KRASNAYA POLYANA, Russia – Devin Logan is standing in the middle of reporters, reciting the trick combination used to capture her silver in Tuesday's Olympic slopestyle skiing.
"I did disaster to front two, on the down-flat-down," Logan said. "Switch on on the up flat, to lip on, to switch out on the downrail. Switch on shifty to straight out of the flat box, to right five, to pin, to switch left five safety, to cork seven to tail."
Well, yeah. Of course.
Those unfamiliar with ski slopestyle – one of the new events in the Winter Games – will just have to take Logan's word for it. Undoubtedly one of the more dangerous events, ski slopestyle is predicated on multiple surfaces, slopes and jumps, each offering a seemingly never-ending array of tricks. And Logan put on a show with many of them Tuesday, reeling in silver and giving the U.S. its second medal in freestyle skiing.
All of this after suffering a right knee injury in the summer of 2012 that required surgery on her ACL, meniscus and a pair of microfracture procedures. Logan sat out the remainder of that year and much of 2013, with an eye on the Olympics and its Sochi slopestyle debut as her big return. In the downtime, she judged freestyle competitions and learned how to formulate a string of tricks that would score high and keep judges entertained.
"This is my little comeback story," Logan said. "I feel amazing. The knee feels great. It was a good comeback. I sat out a year and really learned some things."
It didn't come easy. The slopestyle course has drawn some grumbles for being aggressive and soft – combining speed with potholes – and leading to a multitude of crashes on Tuesday. The chaos included a particularly frightening moment when Canada's Yuki Tsubota appeared to be knocked unconscious on the course's final jump. She was ultimately taken off the course on an inflatable stretcher and is expected to undergo a CT scan to determine the extent of her injuries.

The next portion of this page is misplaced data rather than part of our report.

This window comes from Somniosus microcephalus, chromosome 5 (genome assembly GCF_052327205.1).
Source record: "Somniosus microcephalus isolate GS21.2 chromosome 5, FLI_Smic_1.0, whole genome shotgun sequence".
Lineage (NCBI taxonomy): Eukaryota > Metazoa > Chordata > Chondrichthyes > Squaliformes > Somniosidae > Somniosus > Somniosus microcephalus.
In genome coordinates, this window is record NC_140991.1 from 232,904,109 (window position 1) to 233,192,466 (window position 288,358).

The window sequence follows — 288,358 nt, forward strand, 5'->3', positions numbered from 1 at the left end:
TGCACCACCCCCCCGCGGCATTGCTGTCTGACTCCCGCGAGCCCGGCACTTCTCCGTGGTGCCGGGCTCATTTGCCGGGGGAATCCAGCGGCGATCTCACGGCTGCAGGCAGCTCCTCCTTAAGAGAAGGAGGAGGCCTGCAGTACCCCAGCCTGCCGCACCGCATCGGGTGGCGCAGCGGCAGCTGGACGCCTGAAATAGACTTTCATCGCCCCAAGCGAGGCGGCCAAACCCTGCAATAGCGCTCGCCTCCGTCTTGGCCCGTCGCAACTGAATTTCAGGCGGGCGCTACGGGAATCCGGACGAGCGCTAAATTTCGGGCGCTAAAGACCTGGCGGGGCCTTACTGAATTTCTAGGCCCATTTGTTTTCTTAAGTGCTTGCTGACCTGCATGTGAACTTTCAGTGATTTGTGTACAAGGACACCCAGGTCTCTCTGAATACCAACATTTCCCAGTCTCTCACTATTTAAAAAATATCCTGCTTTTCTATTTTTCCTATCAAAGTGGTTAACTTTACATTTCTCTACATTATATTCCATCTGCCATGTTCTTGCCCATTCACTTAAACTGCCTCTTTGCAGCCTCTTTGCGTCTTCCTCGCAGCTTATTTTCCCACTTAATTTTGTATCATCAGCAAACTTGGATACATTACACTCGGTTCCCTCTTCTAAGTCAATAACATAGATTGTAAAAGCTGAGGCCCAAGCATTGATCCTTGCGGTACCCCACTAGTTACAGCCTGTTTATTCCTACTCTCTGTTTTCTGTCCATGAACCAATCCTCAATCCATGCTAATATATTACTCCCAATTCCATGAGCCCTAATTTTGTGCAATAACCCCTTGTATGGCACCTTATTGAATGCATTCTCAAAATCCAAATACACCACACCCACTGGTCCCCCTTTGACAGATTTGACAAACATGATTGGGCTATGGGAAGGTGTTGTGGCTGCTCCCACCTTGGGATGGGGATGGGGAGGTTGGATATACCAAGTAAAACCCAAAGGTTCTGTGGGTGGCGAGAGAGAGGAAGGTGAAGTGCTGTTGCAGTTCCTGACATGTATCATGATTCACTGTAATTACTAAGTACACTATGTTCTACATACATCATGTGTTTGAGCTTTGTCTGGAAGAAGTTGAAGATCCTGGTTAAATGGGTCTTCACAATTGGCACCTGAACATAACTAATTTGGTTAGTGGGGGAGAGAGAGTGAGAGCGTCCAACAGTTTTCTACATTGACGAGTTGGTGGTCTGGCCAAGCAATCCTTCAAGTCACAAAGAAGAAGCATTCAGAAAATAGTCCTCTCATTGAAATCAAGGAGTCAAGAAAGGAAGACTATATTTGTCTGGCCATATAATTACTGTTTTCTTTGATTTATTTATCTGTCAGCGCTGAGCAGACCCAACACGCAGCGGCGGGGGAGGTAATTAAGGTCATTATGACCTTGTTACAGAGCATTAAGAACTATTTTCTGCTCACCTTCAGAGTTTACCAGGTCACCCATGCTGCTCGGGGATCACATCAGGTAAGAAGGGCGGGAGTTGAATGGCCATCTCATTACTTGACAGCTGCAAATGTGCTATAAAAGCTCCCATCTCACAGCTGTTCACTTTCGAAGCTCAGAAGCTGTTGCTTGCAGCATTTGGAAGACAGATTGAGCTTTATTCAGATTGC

Swaying, rapping and barking at the top of the hill to one of her signature DMX tracks, Logan ultimately overcame the sloppiness, scoring an 85.40 on her first finals run. She fell in her second attempt as she tried to catch a spectacular 94.20 notched by Canada's Dara Howell, then had to sweat out the last run of Canada's Kim Lamarre, who scored an 85.0 for bronze.
"Dara had the sickest run of the day," Logan said. "I'm so happy she was the one that beat me. …I felt great. I'm really happy with my skiing. I landed what I wanted to land."
The other U.S. finalists weren't so fortunate. Sixteen-year-old Julia Krass took a fall in one of her final two runs and finished 11th, while medal favorite Keri Herman finished 10th after being undone by multiple mistakes over both finals runs.
"I consider myself a winner," Herman said. "I'm an Olympian. This rules. I'm just going to have fun. It's party time now. We can let lose."